I was sick in bed when Jeff Bezos took his 10-minute trip in a dick-shaped rocket to suborbital space on Tuesday morning, so I tuned out all the fawning cable news coverage proclaiming that this was somehow good for humanity. (It’s not). Instead, I watched something else.
In it, a global mega-corporation has destroyed Earth, transforming the planet into a wasteland strewn with trash where nothing can grow. All life on the planet — save for one cockroach — has either perished or escaped to spend eternity on a spaceship called the Axiom, where humans are waited on by robot servants, spend all day watching screens, and smile dully as their muscles atrophy. A sign that reads “Welcome to Economy” hangs over the blank-faced passengers’ heads.
I’m talking, of course, about the Pixar masterpiece Wall-E. Though it was released more than a decade ago, the movie feels eerily prescient of this moment when capitalist titans like Bezos are focused on turning space into either a pleasure zone or an industrial nightmare.
When Wall-E came out in 2008, the fictional Buy-n-Large corporation serving people in space setting drew comparisons to Walmart, but its director Andrew Stanton said the movie was actually inspired by the rise of companies like Amazon. He was definitely onto something. Like Buy-n-Large, which started as a yogurt company, Amazon started in the book market but quickly took over basically everything. And despite Bezos’ proclamations that he cares about the climate crisis, Amazon, like Buy-n-Large, is destroying the Earth. It produces hundreds of millions of pounds of plastic waste, spews toxic and planet-heating gases out of its thousands of vehicles and warehouses, and helps oil companies extract deadly fossil fuels more efficiently. The company also throws out millions of products at just one warehouse, and its waste problem runs deep.
Rather than make any serious attempts to address Amazon’s environmental destruction, Bezos has increasingly talked about how we need to prepare to escape Earth altogether. Just after his trip to space, he blithely remarked that humanity should offload all polluting industry to space. In the past, he’s said that he wants to build colonies in Earth’s orbit to support billions of people.
Wall-E warns us of some of the dangers Bezos’ dream future could bring. We could lose sight of the very things that make us human, like having a relationship with other living things. Earth has been turned into an endless junkyard. Robots like the titular character tend to the waste left behind by a single-use lifestyle perpetuated by a rapacious corporation. Buy-n-Large’s Axiom is a glorified shopping mall, lit by day-glow holographic billboards advertising endless crap to buy from the hover chairs that shuttle the space station’s weakening denizens around to fizzy sodas and quadruple-decker cheeseburgers. Absent is any sense of nature or community. Instead, it’s a purely consumer experience.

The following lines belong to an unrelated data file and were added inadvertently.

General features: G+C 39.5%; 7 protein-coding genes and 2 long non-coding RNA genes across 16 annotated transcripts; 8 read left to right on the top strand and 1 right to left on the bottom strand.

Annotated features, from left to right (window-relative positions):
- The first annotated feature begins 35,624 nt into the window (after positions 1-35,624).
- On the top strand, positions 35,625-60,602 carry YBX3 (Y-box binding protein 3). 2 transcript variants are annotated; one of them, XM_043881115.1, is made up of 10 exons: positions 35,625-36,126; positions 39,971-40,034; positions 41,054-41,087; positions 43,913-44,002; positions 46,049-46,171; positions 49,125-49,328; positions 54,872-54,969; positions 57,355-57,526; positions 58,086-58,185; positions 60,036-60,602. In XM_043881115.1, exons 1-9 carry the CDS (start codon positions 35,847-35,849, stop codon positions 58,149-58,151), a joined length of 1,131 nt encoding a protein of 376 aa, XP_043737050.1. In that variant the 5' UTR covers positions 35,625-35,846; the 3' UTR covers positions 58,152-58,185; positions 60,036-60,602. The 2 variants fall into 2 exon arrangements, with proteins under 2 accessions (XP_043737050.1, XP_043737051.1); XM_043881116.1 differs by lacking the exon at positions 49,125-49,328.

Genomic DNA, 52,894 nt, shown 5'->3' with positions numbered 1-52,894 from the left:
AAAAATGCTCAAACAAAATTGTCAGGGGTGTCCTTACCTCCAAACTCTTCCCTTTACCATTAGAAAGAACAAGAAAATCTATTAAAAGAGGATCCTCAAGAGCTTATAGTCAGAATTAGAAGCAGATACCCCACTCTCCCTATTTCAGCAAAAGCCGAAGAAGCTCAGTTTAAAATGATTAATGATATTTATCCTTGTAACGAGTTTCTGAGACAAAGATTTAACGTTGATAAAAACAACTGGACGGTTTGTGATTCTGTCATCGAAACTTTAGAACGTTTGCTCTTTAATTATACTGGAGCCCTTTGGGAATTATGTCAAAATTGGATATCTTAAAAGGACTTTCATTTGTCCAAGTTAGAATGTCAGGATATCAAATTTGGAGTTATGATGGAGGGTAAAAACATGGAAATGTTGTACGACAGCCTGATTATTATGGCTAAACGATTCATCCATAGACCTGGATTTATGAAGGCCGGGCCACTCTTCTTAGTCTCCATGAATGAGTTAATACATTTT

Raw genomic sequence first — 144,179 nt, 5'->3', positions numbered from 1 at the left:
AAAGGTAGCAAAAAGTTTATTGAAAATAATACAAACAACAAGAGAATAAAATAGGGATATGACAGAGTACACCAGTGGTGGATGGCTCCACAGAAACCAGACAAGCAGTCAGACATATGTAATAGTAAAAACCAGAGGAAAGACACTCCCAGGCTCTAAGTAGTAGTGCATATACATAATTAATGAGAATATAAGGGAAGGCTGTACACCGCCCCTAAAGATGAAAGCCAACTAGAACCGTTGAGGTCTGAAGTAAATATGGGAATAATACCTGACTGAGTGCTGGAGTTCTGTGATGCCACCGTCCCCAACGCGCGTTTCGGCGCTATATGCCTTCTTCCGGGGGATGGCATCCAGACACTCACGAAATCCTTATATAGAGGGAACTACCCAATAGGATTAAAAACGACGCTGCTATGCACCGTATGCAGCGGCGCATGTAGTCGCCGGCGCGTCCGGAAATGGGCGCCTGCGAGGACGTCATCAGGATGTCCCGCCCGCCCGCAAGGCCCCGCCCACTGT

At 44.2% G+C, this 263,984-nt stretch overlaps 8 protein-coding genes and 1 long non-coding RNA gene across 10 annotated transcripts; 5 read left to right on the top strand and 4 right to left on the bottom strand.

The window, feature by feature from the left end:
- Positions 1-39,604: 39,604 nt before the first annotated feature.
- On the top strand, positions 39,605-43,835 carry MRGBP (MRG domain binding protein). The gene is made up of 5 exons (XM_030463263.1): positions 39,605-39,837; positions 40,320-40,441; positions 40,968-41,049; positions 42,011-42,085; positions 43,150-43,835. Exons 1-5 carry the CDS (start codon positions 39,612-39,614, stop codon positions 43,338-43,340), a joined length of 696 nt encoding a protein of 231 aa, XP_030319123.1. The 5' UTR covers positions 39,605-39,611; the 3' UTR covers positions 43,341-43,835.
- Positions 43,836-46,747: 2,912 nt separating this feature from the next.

One thing we don’t see in Wall-E is what happened in the run-up to humanity leaving Earth. But based on what we know from the real world, wealthy corporate executives likely saw the best outcomes, just like the billionaire space race has seen the richest man on the planet be one of the first to leave Earth. Meanwhile, climate change and ecological destruction have hit the poorest among us the hardest. This can be seen from Black and Indigenous households that are more likely to lose everything when wildfires hit, to environmental justice communities living in the shadows of chemical, paper, and oil refineries producing the single-use items that Amazon loves to sell us, much of which ends up as waste in poorer countries.
Jeff Bezos was right to say that we all paid for his stupid trip to the edge of space — not only because workers and customers made him rich, but also because Amazon and other corporations have offloaded the cost of their pollution onto all of us. This cycle will only worsen in the coming decades unless we take steps to end it.
In real life, we also have no backup plan. If the destruction of Earth continues at its current pace, we’re fucked. We can only keep a handful of people alive on the International Space Station thanks to thousands of workers on the ground supporting them. Even the commercial dystopia that is Axiom is nowhere on the horizon.
Despite these differences, a core message of Wall-E rings true: Life on Earth is doomed if we leave the likes of Jeff Bezos at its helm. We’re headed down a path of annihilation if we keep letting corporations chase endless profit growth. In Wall-E, it’s a helpless robot who’s left to suffer until one brave human leader, the captain of the Axiom, decides to turn the spaceship around and rebuild Earth.
Though Wall-E is dark (I cried at least four times, and this was a rewatch), its ending is relatively optimistic. But today, it’s people who are suffering. And it will take more than one captain to turn the ship around.